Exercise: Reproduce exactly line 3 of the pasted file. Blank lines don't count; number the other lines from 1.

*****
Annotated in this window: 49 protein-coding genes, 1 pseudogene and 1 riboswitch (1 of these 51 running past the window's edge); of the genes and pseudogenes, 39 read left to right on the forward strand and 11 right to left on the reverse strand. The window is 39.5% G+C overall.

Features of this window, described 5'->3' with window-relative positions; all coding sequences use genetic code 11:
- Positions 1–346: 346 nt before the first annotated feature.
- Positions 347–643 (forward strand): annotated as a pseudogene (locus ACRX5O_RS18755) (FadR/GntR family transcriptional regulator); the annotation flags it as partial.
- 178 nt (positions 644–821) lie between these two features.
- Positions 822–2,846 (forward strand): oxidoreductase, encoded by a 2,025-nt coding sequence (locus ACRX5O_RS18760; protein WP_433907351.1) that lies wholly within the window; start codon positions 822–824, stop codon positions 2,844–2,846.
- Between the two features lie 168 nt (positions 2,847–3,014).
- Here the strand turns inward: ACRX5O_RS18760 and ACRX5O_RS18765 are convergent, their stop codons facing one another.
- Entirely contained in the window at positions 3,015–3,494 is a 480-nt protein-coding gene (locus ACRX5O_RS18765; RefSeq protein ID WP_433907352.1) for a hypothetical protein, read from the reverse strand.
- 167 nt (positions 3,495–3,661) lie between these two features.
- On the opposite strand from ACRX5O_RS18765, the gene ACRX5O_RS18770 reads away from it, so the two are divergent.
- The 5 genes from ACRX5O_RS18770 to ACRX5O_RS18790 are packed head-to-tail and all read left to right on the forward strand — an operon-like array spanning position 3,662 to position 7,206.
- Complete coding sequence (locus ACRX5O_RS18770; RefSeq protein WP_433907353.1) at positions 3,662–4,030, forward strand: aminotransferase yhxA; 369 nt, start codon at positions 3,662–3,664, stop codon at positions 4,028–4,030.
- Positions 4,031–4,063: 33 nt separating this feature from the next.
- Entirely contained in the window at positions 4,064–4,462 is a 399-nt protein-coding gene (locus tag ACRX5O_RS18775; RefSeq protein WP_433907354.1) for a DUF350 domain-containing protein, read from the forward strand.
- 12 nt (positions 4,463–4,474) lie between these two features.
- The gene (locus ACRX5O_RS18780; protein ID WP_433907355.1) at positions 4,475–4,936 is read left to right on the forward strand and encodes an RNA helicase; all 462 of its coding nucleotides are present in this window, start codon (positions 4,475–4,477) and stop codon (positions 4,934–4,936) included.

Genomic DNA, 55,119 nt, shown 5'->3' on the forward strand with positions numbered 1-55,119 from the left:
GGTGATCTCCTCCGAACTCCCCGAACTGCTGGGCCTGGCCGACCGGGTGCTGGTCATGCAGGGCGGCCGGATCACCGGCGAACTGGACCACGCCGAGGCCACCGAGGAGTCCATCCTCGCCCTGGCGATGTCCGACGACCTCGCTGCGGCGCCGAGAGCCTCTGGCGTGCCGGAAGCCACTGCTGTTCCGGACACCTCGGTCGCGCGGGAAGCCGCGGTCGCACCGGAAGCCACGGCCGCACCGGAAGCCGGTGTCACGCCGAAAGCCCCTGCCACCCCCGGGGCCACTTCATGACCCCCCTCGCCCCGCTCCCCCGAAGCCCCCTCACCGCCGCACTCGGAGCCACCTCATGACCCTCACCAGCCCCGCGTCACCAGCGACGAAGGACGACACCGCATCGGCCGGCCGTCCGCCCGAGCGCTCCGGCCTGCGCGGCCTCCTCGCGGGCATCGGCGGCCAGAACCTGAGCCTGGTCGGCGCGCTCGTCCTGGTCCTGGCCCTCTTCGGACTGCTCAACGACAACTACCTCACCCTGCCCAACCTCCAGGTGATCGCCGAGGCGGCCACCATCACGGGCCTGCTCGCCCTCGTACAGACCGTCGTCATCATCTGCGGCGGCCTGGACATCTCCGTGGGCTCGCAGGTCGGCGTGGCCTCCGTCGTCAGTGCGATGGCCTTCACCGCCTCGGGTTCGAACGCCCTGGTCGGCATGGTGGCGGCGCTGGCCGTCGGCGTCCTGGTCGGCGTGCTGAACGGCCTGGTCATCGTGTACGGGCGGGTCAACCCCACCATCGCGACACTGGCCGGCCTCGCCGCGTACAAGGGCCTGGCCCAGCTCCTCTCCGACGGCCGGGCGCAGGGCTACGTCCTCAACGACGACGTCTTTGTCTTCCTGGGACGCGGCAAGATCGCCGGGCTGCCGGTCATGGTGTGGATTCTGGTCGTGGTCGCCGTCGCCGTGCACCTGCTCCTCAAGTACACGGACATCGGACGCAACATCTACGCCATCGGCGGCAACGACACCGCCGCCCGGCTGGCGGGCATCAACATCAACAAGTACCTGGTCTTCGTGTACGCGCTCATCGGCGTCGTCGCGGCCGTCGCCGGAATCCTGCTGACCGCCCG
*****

- Positions 1–346: 346 nt before the first annotated feature.